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Average dis btwn two points in unit circle

  1. Sep 16, 2006 #1
    So I tried actually calculating it and came up with a mess. So then I did the unit interval and got 1/3. So, by analogy, it's 1/3 for the unit circle?

    Any cute proofs for whatever the correct answer is?
  2. jcsd
  3. Sep 16, 2006 #2

    matt grime

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    How are you parametrizing the points in the disc? Is it uniform on [0,1] and [0,2pi]? That seems the easiest way to think of the distribution, since you're not going to have an easy time working out what that is in terms of x and y (though a simple substitution from the r, theta case would be do-able).

    But it ain't gonna be 1/3 at all, is it? I mean, the unit circle's diameter is 2, not 1.

    Anyway, a reasonbly cute idea that might be of assitance is that the sums of the variances of the x and y coords is the expectation of the square of the distance from a point to the centre of the disc. Note the expected distance is 1/2, and you can work out the variance quite easily if you don't know it off the top of your head for a uniform random variable. Indeed, it seems it might be quite easy to work out the expectation of the square of the distance between two points.
  4. Sep 16, 2006 #3


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    Are you looking for the average distance between two points lying inside the unit circle (ie, with r<1 in polar coordinates) or on the unit circle (with r=1)?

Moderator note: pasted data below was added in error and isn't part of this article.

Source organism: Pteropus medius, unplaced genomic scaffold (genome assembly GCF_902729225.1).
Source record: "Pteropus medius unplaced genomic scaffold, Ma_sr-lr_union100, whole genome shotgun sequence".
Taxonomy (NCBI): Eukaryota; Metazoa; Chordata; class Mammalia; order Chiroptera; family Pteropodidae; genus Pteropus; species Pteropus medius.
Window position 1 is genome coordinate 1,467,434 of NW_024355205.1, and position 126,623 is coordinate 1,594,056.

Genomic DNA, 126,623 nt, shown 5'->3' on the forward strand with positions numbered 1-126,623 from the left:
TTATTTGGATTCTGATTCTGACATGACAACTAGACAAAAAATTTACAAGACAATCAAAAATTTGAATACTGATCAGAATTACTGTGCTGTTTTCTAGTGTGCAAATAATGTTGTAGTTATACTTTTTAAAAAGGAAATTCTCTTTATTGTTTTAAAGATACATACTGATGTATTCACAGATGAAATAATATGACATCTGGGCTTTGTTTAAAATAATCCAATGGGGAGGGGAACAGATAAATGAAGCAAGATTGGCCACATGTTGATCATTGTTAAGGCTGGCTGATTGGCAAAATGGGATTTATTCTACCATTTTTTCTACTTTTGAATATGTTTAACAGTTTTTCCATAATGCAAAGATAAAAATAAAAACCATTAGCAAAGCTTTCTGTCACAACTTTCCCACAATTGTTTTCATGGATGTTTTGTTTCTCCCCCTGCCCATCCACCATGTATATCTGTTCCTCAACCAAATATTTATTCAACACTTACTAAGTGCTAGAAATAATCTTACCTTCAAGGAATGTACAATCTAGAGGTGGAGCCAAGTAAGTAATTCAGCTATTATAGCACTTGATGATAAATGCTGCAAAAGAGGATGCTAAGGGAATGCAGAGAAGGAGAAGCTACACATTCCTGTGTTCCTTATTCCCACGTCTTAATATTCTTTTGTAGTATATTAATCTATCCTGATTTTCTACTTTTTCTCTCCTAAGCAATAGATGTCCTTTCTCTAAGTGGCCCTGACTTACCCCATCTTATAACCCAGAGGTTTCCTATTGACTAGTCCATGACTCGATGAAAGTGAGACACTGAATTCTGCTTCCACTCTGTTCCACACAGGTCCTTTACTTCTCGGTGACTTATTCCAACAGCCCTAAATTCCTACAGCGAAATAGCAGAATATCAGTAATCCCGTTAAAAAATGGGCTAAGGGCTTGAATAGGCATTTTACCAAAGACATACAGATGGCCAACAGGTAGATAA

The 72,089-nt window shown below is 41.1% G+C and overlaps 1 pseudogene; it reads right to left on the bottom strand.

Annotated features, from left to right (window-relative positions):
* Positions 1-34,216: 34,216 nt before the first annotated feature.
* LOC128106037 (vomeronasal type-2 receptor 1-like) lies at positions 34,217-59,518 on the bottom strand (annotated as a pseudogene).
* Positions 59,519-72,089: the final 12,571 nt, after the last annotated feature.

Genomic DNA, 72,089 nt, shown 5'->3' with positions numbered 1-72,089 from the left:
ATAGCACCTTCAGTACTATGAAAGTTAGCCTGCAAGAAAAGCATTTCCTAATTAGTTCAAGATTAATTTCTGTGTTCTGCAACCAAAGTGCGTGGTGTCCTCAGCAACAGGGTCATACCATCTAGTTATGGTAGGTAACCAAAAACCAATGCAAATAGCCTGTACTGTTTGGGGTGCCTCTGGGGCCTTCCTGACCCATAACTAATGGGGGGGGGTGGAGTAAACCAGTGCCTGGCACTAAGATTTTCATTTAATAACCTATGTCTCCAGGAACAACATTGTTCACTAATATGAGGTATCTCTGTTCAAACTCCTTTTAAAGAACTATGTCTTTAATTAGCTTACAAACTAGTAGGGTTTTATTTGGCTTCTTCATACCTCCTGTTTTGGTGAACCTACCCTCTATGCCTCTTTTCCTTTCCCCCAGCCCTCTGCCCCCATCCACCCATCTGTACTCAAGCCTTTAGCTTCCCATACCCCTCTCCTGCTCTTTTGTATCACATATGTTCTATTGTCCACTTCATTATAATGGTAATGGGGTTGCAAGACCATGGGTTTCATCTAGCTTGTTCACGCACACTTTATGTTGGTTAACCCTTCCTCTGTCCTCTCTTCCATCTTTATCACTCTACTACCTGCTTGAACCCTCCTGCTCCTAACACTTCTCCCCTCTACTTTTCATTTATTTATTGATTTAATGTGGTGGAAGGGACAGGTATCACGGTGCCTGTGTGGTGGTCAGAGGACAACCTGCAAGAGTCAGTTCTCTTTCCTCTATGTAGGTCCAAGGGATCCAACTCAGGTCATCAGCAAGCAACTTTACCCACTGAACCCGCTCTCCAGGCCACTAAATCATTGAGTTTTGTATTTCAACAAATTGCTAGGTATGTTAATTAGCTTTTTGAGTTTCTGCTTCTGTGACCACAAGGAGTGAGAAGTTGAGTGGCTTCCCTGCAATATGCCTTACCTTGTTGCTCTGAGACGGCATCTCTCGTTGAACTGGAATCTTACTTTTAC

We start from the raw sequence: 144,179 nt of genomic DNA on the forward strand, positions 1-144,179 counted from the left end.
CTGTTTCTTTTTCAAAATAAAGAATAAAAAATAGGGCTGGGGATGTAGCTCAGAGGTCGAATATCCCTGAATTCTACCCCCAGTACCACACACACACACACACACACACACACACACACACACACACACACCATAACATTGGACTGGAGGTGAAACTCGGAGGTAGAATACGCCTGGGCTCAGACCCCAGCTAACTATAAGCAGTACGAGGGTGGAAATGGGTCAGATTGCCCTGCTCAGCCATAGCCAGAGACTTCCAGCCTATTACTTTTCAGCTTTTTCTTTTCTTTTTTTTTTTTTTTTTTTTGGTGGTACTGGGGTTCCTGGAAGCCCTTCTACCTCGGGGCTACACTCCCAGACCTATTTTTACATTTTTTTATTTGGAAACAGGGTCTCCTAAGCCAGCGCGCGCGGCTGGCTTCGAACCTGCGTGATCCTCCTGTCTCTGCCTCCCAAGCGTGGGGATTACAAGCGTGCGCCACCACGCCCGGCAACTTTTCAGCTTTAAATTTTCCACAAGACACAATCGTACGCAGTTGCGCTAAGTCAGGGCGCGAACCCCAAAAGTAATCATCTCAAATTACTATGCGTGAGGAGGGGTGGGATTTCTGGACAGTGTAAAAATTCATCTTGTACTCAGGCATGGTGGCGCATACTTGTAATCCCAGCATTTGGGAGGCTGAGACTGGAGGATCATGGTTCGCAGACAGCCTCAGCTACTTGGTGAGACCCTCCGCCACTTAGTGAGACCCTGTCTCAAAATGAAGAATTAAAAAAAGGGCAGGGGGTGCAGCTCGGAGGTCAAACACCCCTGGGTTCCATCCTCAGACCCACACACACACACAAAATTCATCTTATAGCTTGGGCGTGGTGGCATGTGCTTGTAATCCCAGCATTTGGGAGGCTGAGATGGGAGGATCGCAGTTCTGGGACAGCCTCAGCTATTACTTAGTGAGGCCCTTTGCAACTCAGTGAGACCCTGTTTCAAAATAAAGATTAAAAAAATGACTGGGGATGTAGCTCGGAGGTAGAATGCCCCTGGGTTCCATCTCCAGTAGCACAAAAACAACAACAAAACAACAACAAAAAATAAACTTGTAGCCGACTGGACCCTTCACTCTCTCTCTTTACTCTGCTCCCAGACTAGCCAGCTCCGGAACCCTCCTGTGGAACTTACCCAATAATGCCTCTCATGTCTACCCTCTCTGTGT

If it's the latter, the average distance between any two points on the unit circle is the same as the average distance from a fixed point to another point on the circle. Find the distance from the point at (1,0) to the point at (cos([itex]\theta[/itex]),sin([itex]\theta[/itex])), then find the average of this as [itex]\theta[/itex], ranges from 0 to 2 [itex]\pi[/itex].

    The former would be harder, so I'll wait till you say whether its the former...
    Last edited: Sep 16, 2006
  5. Sep 16, 2006 #4
    Wouldnt it approach 0?

    There are an infinite number of chords that intersect a circle in the plane, the maximum length is 2r and the minimum is 0.

    The average will be 1/infinity * (Sum of all chord lengths), and 1/infinity -> 0.

    So the average must be 0?
  6. Sep 16, 2006 #5

    matt grime

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    How can the average distance between two points be zero? Since it is almost always strictly greater than zero this is obviously wrong. You appear to be usign the wrong notion of probability and average for continuous random variables anyway.
  7. Sep 16, 2006 #6
    Well I was thinking along these lines:


    I guess while the length of the chord (i think thats what its called isnt it?) approaches 0, the number of them approaches infinity?

    for [tex]n=\infty[/tex]
    [tex]\frac{1}{\infty}\frac{\infty + 1}{2}[/tex]

    If only Archimedes was on MSN, life would be sweet.
    Last edited: Sep 16, 2006
  8. Sep 16, 2006 #7